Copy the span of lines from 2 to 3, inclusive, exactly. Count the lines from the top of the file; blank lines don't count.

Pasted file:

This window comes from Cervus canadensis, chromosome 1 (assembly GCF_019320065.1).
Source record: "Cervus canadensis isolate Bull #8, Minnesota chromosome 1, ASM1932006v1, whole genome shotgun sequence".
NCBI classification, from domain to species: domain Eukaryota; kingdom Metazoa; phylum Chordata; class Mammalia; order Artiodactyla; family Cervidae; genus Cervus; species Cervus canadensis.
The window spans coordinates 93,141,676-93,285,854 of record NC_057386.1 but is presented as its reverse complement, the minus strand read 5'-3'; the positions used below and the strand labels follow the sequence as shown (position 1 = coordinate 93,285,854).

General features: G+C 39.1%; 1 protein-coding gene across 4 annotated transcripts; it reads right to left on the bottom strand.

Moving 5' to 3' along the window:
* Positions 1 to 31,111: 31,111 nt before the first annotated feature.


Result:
Source record: "Cervus canadensis isolate Bull #8, Minnesota chromosome 1, ASM1932006v1, whole genome shotgun sequence".
NCBI classification, from domain to species: domain Eukaryota; kingdom Metazoa; phylum Chordata; class Mammalia; order Artiodactyla; family Cervidae; genus Cervus; species Cervus canadensis.